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Madras Art House
Madras Art House

Location: Chennai, Tamil Nadu, India

Project Work Status: Completed Projects

The Cholamandal Artists village named after the ancient Chola kings who were great patrons of Art as is evident from their magnificent temples in their capital (Tanjore). The Chola's influence spread to the corners of Asia and the rest of the world. In 1965, the Madras Movement of Art crystallized around the legendary KCS Paniker who along with likeminded Artists set up their residences and studios in a rural setting on the sandy beaches of the Bay of Bengal. The Artists Village is acclaimed as among the successful and surviving art communes in the world.

In the beginning there was an Artists Gallery in a modest structure of thatch. With international acclaim and growing stature the Artists wanted to exhibit their signature works in a permanent structure. A core team of great artists comprising of Nandagopal, Senathipathi, Gopi and Senthil coordinated the project.

An important criterion was to design the structure without affecting the trees, and the sculptures in the landscape. The first design wrapped the volute shaped structures around them. The team opted for a more contemporary structure in tune with the skills of the local masons and craftsmen. The display areas were maximized in rectilinear shaped galleries with natural daylight and high ceilings. The galleries opened to the gigantic trees and the sculptures blended into the landscape.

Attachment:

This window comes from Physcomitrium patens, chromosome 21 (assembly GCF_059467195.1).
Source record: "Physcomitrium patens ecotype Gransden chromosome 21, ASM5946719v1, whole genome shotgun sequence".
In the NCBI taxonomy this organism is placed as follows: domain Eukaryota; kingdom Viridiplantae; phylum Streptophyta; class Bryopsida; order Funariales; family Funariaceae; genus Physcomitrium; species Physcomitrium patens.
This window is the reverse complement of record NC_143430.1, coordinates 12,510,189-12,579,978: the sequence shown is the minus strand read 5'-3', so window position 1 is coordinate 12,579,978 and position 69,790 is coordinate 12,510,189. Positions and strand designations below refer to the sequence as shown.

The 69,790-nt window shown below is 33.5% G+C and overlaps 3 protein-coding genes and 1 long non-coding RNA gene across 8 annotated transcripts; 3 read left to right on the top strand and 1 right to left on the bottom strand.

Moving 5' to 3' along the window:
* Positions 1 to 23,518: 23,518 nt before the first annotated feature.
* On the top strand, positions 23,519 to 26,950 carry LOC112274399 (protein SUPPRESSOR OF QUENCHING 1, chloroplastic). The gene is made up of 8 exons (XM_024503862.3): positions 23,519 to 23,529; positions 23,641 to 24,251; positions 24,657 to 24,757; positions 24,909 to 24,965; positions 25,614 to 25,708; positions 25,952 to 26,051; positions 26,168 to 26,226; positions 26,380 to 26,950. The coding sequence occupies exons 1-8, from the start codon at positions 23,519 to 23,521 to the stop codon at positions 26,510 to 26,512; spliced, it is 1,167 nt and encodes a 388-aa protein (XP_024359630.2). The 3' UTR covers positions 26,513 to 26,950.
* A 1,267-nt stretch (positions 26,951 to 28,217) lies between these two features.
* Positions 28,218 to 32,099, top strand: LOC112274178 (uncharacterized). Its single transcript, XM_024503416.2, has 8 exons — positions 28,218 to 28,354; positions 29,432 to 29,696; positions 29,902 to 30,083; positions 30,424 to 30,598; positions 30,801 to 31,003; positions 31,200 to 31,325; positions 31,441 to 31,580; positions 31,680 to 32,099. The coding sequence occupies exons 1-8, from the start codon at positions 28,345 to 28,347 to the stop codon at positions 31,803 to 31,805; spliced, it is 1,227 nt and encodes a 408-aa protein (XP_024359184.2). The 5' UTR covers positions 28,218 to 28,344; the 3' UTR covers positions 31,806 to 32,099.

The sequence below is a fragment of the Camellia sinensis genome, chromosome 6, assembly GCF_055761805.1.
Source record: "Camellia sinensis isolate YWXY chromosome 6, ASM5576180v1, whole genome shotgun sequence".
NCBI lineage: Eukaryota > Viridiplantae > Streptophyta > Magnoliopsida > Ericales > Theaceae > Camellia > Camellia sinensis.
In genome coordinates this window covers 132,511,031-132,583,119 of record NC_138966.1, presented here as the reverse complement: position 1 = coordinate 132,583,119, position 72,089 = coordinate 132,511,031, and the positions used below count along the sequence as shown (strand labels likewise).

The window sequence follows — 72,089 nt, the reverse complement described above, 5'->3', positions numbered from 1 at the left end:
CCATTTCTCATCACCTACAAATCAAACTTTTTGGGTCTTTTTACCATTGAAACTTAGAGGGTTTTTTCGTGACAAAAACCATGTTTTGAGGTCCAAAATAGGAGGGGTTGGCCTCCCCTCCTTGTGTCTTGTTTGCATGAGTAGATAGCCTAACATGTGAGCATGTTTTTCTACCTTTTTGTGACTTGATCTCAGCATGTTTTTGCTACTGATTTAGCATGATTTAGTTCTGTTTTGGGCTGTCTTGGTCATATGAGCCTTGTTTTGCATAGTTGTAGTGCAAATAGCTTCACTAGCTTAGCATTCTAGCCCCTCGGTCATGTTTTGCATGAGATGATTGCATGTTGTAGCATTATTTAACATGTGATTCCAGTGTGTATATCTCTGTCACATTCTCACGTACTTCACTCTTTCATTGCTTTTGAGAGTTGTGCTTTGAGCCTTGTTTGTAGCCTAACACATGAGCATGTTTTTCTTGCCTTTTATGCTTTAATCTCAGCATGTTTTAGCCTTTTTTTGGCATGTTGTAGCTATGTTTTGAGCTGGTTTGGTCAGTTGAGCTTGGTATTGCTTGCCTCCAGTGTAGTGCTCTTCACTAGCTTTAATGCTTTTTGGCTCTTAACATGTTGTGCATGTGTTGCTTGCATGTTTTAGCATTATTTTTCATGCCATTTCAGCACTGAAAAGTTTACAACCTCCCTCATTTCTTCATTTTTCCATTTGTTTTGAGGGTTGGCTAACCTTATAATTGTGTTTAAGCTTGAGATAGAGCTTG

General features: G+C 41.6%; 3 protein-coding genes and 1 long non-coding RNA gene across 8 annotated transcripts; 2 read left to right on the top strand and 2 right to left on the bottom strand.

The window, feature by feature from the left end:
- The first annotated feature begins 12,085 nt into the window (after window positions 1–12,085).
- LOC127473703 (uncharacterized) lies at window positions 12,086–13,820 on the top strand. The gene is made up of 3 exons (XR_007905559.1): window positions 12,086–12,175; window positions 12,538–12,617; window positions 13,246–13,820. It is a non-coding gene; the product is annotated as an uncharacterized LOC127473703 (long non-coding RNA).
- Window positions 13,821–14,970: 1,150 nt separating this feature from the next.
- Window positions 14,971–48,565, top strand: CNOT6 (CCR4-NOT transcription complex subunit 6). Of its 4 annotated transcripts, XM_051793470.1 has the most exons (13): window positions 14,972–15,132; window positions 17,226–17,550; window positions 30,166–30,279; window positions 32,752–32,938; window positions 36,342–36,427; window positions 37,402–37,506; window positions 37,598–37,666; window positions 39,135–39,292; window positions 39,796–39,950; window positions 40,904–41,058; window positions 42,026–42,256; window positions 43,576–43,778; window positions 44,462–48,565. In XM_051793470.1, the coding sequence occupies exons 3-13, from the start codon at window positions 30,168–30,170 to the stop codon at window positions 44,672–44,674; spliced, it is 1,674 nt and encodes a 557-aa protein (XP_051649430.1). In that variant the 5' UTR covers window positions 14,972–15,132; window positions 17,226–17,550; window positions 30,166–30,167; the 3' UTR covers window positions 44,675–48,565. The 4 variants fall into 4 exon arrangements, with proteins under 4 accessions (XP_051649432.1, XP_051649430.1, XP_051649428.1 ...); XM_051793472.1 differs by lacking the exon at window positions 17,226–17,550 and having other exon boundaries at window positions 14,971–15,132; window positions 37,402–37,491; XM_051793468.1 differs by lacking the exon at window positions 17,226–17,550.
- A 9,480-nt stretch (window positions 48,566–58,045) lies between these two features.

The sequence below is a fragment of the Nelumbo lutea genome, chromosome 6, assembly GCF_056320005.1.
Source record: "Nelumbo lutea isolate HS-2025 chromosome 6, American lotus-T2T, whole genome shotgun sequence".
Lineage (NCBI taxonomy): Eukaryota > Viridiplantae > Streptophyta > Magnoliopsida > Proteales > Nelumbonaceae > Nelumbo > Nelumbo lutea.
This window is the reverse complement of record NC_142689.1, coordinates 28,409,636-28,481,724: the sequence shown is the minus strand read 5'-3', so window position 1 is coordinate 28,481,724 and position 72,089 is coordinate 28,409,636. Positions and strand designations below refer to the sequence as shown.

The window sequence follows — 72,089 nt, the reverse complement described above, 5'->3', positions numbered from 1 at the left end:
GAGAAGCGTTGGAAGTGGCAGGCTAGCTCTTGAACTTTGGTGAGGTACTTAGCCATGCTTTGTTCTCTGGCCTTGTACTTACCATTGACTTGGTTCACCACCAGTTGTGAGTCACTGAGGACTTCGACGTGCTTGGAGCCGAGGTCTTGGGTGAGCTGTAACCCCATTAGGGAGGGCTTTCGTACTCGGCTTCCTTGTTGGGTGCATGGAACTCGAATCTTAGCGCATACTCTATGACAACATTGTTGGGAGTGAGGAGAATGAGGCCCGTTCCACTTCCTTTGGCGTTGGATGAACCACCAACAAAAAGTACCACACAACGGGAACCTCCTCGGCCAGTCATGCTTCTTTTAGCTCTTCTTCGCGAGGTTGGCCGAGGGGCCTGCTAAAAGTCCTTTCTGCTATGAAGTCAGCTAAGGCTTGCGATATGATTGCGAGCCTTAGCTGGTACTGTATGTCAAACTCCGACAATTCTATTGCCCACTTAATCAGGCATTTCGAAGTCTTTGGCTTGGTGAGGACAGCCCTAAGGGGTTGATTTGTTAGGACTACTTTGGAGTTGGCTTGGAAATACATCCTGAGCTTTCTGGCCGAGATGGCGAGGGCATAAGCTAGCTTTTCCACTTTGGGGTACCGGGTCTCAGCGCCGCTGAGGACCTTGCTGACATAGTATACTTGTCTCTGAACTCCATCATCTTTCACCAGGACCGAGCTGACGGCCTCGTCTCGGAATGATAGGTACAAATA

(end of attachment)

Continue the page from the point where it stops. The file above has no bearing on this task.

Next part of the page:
The common entry led to the Gallery and the Museum that each opened out as two wings from the entry space. The staggered placement of the two display areas helped retain the existing landscape.

The larger wing, housed the permanent exhibit area and the museum area of the building. The focus of the design was to get as much natural light as possible while cutting out the glare and heat. This was achieved by orienting the openings to get in the glare free lighting from the north.

The building was treated with exposed brickwork and concrete. No additional plaster or painting was envisaged. The lofted spaces in the museum/ permanent exhibit wing, overlooking the lower level spaces, navigates natural light into all corners of the building.
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